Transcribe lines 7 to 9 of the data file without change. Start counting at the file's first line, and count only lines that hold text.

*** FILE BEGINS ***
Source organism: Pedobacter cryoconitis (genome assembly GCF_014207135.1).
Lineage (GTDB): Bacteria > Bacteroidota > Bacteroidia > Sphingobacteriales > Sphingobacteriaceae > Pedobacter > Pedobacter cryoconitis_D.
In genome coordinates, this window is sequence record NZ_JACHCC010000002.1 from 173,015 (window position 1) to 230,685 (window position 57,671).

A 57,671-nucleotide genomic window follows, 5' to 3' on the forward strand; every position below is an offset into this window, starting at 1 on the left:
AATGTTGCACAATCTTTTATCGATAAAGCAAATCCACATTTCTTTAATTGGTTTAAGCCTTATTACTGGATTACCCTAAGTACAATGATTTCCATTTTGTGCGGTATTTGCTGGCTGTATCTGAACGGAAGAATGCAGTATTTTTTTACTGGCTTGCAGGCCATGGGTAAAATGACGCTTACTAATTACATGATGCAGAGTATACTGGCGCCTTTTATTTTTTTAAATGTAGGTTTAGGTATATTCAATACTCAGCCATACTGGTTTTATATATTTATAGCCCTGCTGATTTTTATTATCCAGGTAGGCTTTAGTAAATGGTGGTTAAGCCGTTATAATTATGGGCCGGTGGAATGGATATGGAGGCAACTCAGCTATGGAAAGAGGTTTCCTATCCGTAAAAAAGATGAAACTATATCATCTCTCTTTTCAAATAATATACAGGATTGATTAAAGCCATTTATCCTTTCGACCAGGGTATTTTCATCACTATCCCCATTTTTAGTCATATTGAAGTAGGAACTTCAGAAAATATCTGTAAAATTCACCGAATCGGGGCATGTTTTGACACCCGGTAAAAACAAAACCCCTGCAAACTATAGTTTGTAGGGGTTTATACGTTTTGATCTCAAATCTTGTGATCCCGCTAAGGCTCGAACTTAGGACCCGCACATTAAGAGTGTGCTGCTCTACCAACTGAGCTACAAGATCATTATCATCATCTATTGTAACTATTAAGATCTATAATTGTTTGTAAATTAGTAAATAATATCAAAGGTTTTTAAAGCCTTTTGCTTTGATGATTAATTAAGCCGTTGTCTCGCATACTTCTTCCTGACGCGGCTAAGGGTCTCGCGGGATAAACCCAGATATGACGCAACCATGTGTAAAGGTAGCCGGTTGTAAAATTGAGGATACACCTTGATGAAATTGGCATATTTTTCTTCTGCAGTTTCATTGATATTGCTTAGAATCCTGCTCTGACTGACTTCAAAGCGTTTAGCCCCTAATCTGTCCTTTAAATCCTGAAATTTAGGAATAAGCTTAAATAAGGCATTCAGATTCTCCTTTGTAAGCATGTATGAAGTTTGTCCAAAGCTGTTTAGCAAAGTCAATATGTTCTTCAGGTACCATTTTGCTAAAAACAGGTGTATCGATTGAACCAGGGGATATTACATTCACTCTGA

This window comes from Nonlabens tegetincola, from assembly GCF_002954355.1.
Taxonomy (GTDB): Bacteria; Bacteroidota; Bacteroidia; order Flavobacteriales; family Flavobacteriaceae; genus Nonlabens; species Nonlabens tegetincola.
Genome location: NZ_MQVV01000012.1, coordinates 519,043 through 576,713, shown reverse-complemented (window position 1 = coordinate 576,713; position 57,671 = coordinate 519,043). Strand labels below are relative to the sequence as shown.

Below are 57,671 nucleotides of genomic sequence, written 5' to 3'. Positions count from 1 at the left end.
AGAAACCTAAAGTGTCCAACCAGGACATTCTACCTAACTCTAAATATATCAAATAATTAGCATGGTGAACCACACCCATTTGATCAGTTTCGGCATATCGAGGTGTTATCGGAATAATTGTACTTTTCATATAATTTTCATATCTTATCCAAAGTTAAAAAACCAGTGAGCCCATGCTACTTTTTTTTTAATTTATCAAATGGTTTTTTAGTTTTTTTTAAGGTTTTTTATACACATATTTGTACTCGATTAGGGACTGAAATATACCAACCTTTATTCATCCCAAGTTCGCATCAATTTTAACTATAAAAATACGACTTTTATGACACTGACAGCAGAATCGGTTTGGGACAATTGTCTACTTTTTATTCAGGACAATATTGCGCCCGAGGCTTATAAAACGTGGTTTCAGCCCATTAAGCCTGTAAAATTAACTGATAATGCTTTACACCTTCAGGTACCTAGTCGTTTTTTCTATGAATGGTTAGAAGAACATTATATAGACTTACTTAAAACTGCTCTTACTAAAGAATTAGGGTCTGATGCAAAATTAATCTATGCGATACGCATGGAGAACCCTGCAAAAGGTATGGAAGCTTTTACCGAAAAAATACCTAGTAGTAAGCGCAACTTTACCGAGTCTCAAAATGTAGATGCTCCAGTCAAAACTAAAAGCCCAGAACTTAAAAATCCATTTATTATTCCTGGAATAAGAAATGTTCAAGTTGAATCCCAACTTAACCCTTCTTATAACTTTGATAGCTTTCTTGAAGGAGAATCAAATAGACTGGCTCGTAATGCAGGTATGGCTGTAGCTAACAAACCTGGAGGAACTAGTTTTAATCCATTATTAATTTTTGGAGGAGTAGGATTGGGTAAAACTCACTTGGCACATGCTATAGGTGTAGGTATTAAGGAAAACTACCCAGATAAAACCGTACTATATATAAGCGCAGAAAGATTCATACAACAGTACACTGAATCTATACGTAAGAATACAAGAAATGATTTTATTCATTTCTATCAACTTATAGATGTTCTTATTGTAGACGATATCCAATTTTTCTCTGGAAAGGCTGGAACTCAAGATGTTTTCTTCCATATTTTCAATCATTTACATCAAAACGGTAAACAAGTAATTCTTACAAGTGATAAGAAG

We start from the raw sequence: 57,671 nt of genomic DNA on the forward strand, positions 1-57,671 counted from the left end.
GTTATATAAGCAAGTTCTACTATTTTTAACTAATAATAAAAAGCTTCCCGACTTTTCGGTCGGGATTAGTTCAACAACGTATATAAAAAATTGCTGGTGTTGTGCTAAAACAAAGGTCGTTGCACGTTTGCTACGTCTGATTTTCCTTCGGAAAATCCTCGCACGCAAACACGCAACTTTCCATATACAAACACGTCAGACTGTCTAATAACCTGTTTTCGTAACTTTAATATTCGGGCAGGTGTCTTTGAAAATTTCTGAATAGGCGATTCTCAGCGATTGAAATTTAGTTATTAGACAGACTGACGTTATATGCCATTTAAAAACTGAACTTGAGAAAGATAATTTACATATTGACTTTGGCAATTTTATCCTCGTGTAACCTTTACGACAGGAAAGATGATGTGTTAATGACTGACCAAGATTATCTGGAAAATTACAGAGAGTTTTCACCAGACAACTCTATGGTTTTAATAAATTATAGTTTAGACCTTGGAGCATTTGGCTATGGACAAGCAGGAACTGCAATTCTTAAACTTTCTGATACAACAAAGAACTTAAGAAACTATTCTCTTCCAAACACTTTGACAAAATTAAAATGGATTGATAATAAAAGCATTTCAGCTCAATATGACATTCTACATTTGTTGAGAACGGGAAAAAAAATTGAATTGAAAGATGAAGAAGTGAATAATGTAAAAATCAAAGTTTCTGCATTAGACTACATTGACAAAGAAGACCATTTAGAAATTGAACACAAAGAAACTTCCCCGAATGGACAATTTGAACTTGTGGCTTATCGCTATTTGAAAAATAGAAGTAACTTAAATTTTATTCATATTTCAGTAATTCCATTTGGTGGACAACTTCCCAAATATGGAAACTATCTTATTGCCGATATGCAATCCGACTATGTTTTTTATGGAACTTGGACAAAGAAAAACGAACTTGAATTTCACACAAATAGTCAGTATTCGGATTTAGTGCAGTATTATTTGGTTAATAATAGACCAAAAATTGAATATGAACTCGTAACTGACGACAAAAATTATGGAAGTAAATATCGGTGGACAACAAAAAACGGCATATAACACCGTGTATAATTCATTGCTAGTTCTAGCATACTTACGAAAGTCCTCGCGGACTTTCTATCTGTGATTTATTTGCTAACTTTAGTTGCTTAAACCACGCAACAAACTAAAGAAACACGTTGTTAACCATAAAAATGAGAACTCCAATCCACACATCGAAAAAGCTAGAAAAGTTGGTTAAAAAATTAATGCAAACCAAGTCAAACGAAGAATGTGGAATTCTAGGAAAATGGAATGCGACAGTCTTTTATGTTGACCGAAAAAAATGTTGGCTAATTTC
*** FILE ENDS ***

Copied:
Taxonomy (GTDB): Bacteria; Bacteroidota; Bacteroidia; order Flavobacteriales; family Flavobacteriaceae; genus Nonlabens; species Nonlabens tegetincola.
Genome location: NZ_MQVV01000012.1, coordinates 519,043 through 576,713, shown reverse-complemented (window position 1 = coordinate 576,713; position 57,671 = coordinate 519,043). Strand labels below are relative to the sequence as shown.

Below are 57,671 nucleotides of genomic sequence, written 5' to 3'. Positions count from 1 at the left end.